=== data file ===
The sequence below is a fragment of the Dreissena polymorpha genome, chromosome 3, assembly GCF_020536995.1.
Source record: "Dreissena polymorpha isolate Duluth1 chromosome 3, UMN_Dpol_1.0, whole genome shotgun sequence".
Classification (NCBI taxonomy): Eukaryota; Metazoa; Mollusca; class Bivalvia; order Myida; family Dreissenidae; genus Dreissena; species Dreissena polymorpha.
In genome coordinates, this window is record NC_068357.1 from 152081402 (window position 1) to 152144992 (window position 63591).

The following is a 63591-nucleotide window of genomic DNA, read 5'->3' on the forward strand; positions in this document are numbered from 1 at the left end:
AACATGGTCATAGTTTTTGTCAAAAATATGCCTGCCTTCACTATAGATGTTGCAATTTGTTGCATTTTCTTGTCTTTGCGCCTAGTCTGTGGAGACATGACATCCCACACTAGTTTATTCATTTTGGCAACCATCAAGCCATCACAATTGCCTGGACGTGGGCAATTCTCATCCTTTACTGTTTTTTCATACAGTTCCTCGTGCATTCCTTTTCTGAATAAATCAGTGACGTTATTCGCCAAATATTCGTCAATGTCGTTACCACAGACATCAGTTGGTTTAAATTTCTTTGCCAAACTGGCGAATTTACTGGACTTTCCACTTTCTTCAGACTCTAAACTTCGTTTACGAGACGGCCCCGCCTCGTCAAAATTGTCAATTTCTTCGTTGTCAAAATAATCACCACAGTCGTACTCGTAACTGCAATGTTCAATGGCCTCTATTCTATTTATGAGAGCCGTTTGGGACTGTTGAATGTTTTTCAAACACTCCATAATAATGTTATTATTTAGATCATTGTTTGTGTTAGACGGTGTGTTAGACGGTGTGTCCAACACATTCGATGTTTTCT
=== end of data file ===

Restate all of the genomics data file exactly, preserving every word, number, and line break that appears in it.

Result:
The sequence below is a fragment of the Dreissena polymorpha genome, chromosome 3, assembly GCF_020536995.1.
Source record: "Dreissena polymorpha isolate Duluth1 chromosome 3, UMN_Dpol_1.0, whole genome shotgun sequence".
Classification (NCBI taxonomy): Eukaryota; Metazoa; Mollusca; class Bivalvia; order Myida; family Dreissenidae; genus Dreissena; species Dreissena polymorpha.
In genome coordinates, this window is record NC_068357.1 from 152081402 (window position 1) to 152144992 (window position 63591).

The following is a 63591-nucleotide window of genomic DNA, read 5'->3' on the forward strand; positions in this document are numbered from 1 at the left end:
AACATGGTCATAGTTTTTGTCAAAAATATGCCTGCCTTCACTATAGATGTTGCAATTTGTTGCATTTTCTTGTCTTTGCGCCTAGTCTGTGGAGACATGACATCCCACACTAGTTTATTCATTTTGGCAACCATCAAGCCATCACAATTGCCTGGACGTGGGCAATTCTCATCCTTTACTGTTTTTTCATACAGTTCCTCGTGCATTCCTTTTCTGAATAAATCAGTGACGTTATTCGCCAAATATTCGTCAATGTCGTTACCACAGACATCAGTTGGTTTAAATTTCTTTGCCAAACTGGCGAATTTACTGGACTTTCCACTTTCTTCAGACTCTAAACTTCGTTTACGAGACGGCCCCGCCTCGTCAAAATTGTCAATTTCTTCGTTGTCAAAATAATCACCACAGTCGTACTCGTAACTGCAATGTTCAATGGCCTCTATTCTATTTATGAGAGCCGTTTGGGACTGTTGAATGTTTTTCAAACACTCCATAATAATGTTATTATTTAGATCATTGTTTGTGTTAGACGGTGTGTTAGACGGTGTGTCCAACACATTCGATGTTTTCT